4. Hi Tim - that seems right, at least to a degree. I guess it depends how broadly we delimit the 'functional'. I would want to include not only behavioural outputs, but also internal patterns of thought. For example, we may think that part of what it is to have an emotion (rather than a mere sensation or fleeting thought) is for it to 'tint' our perceptions and patterns of thought -- when we are angry we will be more disposed to see flaws in others, etc.

    (P.S. Thanks!)

  5. A few thoughts.

    First I think it might be helpful to be a bit more explicit about the type of possibility at issue here. In particular people might have very different answers if this is phrased in terms of logical possibility (which I understand to mean something like not false by virtue of the meaning of the terms) versus physical possibility. For the rest of this comment I'll speak to logical possibility.

    To answer a slightly different question I think it's undeniably logically possible for me to be in the functional role regarding externally observable behaviors that now accompanies anger but be in the phenomenal state that accompanies the emotion we describe as fear. Why? Simply because there is no way to logically infer phenomenal content from physical behavior.

    To make the argument more precise I would claim that if I define L1 to be a language with only phenomenal descriptions (there is an experience that feels like such and such) and L2 to be a language that includes only purely physical descriptions (there are atoms of carbon at locations x, y, z) then there are no nontrivial logically necessary relations between the first and second languages. My claim above follows pretty easily from this.

    I would then argue that this is the only interesting question at hand. One can debate about the proper definition of emotions and whether the english word emotion refers only to things that are definable in L1 above but that's kinda a boring question of happenstance.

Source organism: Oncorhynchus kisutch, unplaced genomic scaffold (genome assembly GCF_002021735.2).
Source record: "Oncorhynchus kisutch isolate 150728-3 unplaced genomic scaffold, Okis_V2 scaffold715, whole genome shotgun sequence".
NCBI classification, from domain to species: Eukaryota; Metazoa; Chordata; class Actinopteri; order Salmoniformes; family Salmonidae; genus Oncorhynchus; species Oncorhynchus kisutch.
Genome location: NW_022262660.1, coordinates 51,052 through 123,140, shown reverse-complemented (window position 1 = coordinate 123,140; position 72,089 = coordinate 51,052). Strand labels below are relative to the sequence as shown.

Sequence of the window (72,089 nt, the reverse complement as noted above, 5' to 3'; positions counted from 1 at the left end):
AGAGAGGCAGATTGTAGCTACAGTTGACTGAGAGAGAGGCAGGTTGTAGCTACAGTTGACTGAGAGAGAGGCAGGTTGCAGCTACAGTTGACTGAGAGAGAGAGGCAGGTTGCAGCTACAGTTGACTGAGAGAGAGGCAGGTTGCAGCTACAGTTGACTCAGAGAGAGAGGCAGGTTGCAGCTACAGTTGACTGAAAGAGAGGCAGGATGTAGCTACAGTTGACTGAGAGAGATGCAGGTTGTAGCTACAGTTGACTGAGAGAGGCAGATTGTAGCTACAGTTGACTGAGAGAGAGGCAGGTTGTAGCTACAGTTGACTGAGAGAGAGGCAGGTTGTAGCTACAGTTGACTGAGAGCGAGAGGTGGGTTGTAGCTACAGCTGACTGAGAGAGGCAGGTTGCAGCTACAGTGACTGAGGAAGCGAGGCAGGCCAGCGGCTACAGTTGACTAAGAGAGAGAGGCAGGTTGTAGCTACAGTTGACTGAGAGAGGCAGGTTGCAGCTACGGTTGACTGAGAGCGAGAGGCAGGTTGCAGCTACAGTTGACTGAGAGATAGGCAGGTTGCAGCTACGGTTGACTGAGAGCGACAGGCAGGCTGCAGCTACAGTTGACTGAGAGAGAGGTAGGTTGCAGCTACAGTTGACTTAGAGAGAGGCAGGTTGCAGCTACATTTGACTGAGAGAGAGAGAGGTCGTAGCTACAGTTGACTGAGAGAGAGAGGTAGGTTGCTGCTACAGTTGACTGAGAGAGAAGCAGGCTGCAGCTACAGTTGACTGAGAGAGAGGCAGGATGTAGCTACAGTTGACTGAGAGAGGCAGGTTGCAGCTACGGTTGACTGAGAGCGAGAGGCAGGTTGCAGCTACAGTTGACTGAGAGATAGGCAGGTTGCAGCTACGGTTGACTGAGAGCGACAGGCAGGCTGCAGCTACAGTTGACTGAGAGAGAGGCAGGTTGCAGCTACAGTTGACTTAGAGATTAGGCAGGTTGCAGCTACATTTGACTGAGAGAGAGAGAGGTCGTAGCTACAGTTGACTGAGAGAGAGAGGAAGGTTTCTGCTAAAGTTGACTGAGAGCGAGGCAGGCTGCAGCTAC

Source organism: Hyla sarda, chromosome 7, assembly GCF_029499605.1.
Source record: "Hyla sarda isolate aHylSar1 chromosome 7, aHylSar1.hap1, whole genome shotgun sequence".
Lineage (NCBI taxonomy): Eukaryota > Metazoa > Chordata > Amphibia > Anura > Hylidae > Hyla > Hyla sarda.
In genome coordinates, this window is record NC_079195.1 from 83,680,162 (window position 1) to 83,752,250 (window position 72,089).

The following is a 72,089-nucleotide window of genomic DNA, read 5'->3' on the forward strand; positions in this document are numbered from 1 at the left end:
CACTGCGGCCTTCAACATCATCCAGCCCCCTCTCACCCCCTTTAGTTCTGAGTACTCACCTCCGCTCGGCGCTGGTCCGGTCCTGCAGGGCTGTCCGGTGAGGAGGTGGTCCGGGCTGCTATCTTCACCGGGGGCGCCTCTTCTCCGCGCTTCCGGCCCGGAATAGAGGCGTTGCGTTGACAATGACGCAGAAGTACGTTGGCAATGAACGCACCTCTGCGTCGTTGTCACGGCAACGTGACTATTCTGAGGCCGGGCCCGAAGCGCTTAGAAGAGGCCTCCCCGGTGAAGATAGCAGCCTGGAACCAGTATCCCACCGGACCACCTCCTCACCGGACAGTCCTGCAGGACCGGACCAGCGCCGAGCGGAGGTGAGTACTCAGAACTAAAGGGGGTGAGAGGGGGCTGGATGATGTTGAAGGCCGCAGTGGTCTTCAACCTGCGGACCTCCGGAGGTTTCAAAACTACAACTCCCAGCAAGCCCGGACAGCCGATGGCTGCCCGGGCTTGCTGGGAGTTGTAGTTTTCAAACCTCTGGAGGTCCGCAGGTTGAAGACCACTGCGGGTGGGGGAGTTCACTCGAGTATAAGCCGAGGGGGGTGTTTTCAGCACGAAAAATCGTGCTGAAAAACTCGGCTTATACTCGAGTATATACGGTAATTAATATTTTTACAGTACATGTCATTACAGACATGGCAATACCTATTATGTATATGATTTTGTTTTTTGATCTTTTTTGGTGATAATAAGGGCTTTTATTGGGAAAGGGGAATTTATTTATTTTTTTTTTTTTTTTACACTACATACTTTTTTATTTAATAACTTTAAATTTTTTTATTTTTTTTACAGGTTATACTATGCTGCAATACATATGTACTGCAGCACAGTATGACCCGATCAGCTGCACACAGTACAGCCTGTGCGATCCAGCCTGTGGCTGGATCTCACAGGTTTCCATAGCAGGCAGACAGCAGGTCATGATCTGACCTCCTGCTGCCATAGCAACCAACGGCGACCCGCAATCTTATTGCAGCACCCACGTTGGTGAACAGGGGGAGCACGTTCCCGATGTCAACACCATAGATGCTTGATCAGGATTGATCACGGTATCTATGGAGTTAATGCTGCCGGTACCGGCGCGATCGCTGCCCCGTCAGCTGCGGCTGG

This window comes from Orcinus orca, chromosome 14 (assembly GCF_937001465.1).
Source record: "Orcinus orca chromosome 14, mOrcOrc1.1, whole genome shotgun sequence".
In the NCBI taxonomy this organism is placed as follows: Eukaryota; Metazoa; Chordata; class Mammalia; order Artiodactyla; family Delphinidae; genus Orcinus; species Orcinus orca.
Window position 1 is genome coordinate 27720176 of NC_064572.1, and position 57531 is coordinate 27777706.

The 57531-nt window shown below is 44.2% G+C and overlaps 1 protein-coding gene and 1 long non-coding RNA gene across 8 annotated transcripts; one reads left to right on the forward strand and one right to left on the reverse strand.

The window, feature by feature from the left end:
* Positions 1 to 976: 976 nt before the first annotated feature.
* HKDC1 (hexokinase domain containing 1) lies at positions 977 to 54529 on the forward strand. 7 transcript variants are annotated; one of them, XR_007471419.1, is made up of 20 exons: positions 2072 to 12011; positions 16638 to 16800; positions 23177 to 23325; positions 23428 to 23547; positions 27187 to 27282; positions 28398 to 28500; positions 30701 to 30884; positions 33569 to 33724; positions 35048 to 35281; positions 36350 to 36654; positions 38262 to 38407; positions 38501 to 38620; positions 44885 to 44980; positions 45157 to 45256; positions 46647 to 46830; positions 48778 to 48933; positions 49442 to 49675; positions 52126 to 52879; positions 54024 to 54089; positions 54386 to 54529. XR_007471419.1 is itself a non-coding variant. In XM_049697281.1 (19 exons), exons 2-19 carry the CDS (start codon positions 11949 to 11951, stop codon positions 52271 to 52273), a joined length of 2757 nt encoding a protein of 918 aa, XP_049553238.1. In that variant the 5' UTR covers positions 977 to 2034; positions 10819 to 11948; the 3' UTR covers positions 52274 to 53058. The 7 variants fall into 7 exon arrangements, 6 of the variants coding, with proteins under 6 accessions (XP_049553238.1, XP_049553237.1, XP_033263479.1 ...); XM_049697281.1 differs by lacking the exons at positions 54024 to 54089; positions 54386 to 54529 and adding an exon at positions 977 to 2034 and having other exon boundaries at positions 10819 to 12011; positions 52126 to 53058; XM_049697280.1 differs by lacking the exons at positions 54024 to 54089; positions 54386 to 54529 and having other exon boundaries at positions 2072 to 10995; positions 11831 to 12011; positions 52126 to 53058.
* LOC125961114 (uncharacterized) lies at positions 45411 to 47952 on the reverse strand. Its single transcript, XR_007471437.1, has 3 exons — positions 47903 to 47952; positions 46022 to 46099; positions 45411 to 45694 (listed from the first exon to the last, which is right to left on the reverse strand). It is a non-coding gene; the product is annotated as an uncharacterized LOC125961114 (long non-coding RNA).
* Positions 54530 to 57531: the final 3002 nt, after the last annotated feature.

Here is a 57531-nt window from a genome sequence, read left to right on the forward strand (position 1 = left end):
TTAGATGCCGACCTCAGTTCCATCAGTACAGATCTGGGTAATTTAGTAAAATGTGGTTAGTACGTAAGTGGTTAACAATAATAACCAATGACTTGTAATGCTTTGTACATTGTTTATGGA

Perhaps instead you meant to ask about whether our emotions could be switched without changing other kinds of mental content like judgements. While I agree that this is impossible once again it's mostly an uninteresting question of whether what we call a judgement can be defined in L1 or not.

  6. "Perhaps instead you meant to ask about whether our emotions could be switched without changing other kinds of mental content like judgements."

    Yup, that's what I had in mind. Does this really come down to the question whether judgments are purely phenomenal? This isn't obvious to me. (Prima facie, I'm inclined to think that they aren't purely phenomenal, though their meaning arguably depends upon a phenomenal aspect, at least. Is this incompatible with the position taken in my main post?)

    I guess I'm also skeptical of the claim that this question about the nature of judgments is merely terminological (or otherwise 'uninteresting'). For example, we may think that we have a firm grasp of what 'judgment' means, in terms of the theoretical role it plays in our mental economy. It could then be a substantive question whether phenomenal properties are necessary and/or sufficient to fill this role.


Visitors: check my comments policy first.
Non-Blogger users: If the comment form isn't working for you, email me your comment and I can post it on your behalf. (If your comment is too long, first try breaking it into two parts.)

Note: only a member of this blog may post a comment.